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Neuropsychopharmacology. 2012 Nov;37(12):2653-60. doi: 10.1038/npp.2012.129. Epub 2012 Jul 18.

Relative response cost determines the sensitivity of instrumental reward seeking to dopamine receptor blockade.

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  • 1Department of Psychiatry and Biobehavioral Sciences, Semel Institute for Neuroscience and Human Behavior, UCLA, Los Angeles, CA, USA.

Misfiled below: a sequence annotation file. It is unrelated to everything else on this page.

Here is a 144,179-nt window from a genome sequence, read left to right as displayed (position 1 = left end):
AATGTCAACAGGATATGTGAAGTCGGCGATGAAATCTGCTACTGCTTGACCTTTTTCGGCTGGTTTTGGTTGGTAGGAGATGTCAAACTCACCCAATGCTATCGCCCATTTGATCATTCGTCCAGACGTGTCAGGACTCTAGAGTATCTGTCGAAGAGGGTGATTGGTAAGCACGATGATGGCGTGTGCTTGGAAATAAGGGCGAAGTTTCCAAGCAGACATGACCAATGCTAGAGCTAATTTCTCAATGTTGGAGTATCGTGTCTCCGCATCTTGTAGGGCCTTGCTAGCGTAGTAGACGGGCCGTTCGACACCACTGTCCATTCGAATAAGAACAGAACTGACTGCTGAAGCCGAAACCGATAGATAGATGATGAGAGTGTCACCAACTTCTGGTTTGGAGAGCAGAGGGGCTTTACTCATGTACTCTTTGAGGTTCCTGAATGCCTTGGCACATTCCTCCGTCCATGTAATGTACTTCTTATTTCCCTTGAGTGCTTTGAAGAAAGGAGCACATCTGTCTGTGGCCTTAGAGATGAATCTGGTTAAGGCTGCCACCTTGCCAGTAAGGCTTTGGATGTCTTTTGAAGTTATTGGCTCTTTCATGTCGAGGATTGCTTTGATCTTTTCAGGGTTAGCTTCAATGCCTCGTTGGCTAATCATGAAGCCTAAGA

Dopamine is a critical mediator of instrumental reward seeking behavior and appears to have a particularly important role in motivating actions that require considerable effort. As with rewards, response costs can be evaluated in both absolute and relative terms. The current study investigated whether the extent to which instrumental performance is dependent on dopamine transmission is influenced by relative or absolute response cost. Three groups of rats were rewarded for lever pressing on different fixed ratio (FR) schedules that required 1 (FR-1), 10 (FR-10), or 20 (FR-20) presses for each food reward. Rats were then injected systemically with flupentixol, a dopamine receptor antagonist, or vehicle before testing all groups on an intermediate-cost (FR-10) schedule, such that only the relative cost of responding differed across groups. Rats experiencing an upshift in cost (group FR-1/FR-10) showed greater response suppression following flupentixol administration than rats experiencing no shift in cost (group FR-10/FR-10), whereas flupentixol treatment had no effect on rats experiencing a downshift in cost (group FR-20/FR-10). A second round of flupentixol tests was conducted using the rats' maintenance schedules, such that only absolute response costs differed across groups. Here, the pattern was reversed among the groups, in line with previous reports. Specifically, flupentixol had a stronger suppressive effect in group FR-20/FR-20 than in group FR-10/FR-10, and had no detectable effect in group FR-1/FR-1. These findings suggest that response costs are evaluated in both absolute and relative terms and that dopamine has a role in overcoming both kinds of cost.

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